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Canada's Rebecca Marino primed for Grand Slam comeback

"Considering 2020 was the most challenging year of my whole life, I’m proud to make it here,” Rebecca Marino said ahead of next month’s Australian Open.
"Considering 2020 was the most challenging year of my whole life, I’m proud to make it here,” Rebecca Marino said ahead of next month’s Australian Open.

Canadian tennis player Rebecca Marino is looking forward to playing in next month’s Australian Open after going through what she described as the “most challenging year of my whole life.”

Marino, 30, qualified for her first Grand Slam appearance since 2013 after going through an 18-month recovery from a career-threatening foot injury and the death of her father, Joe.

“My father was very important in my decision-making for my comeback,” Marino said Wednesday in a videoconference call from Melbourne. “His health problems and challenges inspired me. Considering 2020 was the most challenging year of my whole life, I’m proud to make it here.”

Marino was recovering from a torn plantar fascia when her father died of cancer last April at age 59.

“I wasn’t sure whether I’d be able to compete again,” Marino said of her injury. “I started on crutches, I couldn’t put any pressure on my foot, and then I walked with a boot for two months. I could barely walk for 15 minutes, then it transitioned to 30 minutes and then an hour. In March or April I got on the court again, and by September I wasn’t having any pain on the court and there was no pain after, and I used the few months until now to get my conditioning back.”

Marino grew up in Vancouver but moved to Montreal in 2009 to refine her game at the National Training Centre. She reached a career-high No. 38 in 2011, but mental and physical fatigue forced her to walk away from the game shortly after her last Grand Slam appearance, at the 2013 Australian Open.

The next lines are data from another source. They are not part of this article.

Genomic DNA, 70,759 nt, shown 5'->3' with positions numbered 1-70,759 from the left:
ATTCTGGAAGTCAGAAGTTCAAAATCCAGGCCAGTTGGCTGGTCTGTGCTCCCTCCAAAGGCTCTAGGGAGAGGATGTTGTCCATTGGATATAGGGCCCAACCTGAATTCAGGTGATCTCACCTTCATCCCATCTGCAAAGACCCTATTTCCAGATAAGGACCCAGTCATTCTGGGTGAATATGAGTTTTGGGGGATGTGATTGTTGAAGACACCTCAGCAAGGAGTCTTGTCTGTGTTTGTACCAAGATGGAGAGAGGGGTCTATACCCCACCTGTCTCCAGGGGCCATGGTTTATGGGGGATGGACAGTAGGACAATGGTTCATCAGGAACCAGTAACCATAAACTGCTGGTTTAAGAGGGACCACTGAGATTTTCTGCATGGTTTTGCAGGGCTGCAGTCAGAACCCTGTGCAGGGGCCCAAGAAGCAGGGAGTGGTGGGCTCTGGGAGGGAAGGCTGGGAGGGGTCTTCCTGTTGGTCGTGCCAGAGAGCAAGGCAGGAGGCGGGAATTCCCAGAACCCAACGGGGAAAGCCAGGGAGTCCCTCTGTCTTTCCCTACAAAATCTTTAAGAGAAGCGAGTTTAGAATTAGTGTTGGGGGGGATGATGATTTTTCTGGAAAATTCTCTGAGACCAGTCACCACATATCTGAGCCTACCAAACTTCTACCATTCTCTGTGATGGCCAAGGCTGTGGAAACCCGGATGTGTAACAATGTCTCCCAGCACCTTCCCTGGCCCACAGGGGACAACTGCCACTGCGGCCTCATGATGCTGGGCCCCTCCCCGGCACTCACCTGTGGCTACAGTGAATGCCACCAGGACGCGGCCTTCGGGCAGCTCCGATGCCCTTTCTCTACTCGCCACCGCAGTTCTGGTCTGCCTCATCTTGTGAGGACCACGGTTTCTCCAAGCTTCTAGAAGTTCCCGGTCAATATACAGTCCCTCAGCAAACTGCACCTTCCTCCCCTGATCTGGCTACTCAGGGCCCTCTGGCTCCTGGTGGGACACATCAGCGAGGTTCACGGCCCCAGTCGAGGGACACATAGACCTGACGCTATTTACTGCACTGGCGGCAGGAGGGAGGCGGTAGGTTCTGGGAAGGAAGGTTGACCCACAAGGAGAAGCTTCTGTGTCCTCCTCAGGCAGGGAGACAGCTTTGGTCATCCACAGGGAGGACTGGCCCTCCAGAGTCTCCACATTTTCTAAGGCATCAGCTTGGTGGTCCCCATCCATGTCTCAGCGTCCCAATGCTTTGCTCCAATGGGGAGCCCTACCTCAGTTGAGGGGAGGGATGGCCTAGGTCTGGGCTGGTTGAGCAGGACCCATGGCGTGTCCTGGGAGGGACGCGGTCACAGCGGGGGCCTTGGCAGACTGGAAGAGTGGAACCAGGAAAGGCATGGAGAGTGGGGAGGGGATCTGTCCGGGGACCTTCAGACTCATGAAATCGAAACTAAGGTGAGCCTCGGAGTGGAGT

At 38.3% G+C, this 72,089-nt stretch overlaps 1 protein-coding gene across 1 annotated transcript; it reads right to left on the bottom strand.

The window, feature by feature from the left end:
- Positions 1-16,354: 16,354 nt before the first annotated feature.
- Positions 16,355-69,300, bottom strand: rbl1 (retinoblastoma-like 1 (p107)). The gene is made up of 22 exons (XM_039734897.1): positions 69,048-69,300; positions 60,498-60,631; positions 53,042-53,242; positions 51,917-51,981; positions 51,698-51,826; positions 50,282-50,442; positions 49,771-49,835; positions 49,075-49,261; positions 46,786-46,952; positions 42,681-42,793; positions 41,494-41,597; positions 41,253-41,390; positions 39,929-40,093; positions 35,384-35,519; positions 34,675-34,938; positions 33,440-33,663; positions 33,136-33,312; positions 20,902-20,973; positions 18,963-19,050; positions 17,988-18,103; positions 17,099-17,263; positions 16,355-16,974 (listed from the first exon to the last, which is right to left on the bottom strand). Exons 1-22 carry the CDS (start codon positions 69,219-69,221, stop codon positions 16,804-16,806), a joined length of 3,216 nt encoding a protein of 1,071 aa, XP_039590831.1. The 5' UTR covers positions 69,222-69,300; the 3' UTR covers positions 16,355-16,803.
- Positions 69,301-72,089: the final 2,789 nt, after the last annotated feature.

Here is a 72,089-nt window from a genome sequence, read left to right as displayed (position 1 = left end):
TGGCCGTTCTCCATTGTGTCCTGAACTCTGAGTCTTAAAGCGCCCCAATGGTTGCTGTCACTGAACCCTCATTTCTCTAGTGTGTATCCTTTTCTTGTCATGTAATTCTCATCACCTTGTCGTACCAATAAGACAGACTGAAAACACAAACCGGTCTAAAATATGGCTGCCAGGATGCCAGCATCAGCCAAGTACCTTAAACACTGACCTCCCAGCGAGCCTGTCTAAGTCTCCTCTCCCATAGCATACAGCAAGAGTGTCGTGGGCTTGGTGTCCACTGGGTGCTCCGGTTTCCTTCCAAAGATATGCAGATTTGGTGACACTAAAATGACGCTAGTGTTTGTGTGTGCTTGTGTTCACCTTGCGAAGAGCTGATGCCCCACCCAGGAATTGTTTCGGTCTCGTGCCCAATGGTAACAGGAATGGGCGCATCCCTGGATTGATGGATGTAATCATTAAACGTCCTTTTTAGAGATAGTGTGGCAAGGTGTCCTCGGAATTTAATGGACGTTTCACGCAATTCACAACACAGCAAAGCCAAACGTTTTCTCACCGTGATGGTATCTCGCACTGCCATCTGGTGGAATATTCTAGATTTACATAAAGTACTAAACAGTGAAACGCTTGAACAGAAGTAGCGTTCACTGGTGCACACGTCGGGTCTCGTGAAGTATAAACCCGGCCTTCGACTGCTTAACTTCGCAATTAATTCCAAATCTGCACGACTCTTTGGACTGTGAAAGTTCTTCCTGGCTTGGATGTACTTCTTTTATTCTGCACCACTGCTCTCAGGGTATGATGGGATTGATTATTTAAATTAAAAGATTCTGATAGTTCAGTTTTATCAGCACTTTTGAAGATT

Marino remembers the sun was shining, but doesn’t remember the details of her straight-set loss to Shuai Peng.

“I think I was already contemplating taking a step away from tennis and I blotted it out of my mind,” she said.

Marino went back home, studied English literature, tried her hand at rowing, found help in a support group and became an advocate for mental health issues.

She breezed through Australian Open qualifying in Dubai with three straight-set wins and reset her goals for Melbourne.

“I have to keep pushing my goals higher and higher,” she said. “I’d like to at least win a round, but whether I win a round or not, I just want to leave it all on the court and maximize the chance I have here.”

Marino said she was fortunate there were no COVID-19 cases on her charter flight to Australia and she is allowed to train while in quarantine. She’s in a two-player cohort with Russian Kamilla Rakhimova and they are allowed 90 minutes in the gym, two hours on court and an hour of stretching. She will play in a warm-up tournament beginning Sunday.

“The courts are quite fast and that suits my game, because I have a good serve and play a power game from the baseline,” she said.

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